Besides navigation, the system offers convenient customization. Frequently used “app buttons” auto-populate on the main page. The climate control takes a hot minute to learn – but we’re a long past the days of three simple knobs for fan speed, temperature, and floor/vent/defrost. The “E-heat” icon is sure to confuse everyone, Ford should go ahead and lose that. (Note: The Mach-E doesn’t use a heat pump but Darren Palmer, Ford’s GM of Battery EVs told me they’re working on a “high-efficiency vapor injection heat pump”. So… it seems like they’re waiting to incorporate the newest, best technology. For now, that could be a dealbreaker for customers in colder climates.) “Driver assistance” options are thankfully easy to find, where traction control can be turned off (stability control is always on). The system also has three driving modes – these made me crazy. Let’s talk about that.

The Driving Modes?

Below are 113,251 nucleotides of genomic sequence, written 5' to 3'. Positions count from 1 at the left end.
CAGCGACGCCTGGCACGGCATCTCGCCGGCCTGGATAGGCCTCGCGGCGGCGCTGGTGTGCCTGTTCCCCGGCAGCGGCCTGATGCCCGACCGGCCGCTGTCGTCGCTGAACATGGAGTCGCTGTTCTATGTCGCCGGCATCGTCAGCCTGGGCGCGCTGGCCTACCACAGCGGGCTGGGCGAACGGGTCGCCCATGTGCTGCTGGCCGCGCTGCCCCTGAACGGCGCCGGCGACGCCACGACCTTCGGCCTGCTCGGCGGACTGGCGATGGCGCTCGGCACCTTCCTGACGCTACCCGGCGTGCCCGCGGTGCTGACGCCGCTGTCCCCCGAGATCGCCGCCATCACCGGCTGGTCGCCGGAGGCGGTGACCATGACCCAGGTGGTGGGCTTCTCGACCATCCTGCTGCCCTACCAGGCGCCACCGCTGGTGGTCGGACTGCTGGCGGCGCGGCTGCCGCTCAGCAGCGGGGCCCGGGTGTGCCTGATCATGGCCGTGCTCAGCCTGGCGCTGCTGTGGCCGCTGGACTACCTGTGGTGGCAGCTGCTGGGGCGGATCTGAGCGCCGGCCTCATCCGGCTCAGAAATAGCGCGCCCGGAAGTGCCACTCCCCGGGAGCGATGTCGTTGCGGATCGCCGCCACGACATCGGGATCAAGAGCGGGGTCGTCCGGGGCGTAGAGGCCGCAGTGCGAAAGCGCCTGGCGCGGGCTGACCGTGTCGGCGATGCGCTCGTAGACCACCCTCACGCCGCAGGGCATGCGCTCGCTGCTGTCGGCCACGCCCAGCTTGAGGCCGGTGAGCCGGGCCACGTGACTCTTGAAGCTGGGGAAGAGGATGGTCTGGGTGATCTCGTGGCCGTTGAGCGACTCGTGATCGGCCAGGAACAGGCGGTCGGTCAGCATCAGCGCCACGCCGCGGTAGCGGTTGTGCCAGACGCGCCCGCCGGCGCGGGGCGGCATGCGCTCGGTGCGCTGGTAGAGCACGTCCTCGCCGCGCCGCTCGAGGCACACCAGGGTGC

Yes, the Mach-E is a helluva fun ride. But when saddled up, this pony only travels in one of three “modes”:  “Engage”, “Whisper”, or “Unbridled” (basically normal, mellow, or aggressive). I’m not a fan. I can’t be sure what they do so I don’t feel in control of the driving experience. The “mode” descriptions veer into “yoga babble”, a term coined by NYU marketing professor Scott Galloway to describe corporate mission statements that replace specificity with lofty rhetoric. “Whisper: Seamless, calm, and quiet” doesn’t say much but “Unbridled: Exhilarating drive, machine, and road align as one” somehow uses more words to say even less. This misstep is compounded by the expanse of the blank screen under the text! It seems Ford is trying to describe a desired “vibe” or “emotion” for the driver. Umm, no, just, please… no. Just tell me what the modes do to the car and be clear so I can make a decision and move on. Despite their electric powertrains, EVs are still mechanical instruments and precision is king when expressing vehicle setup.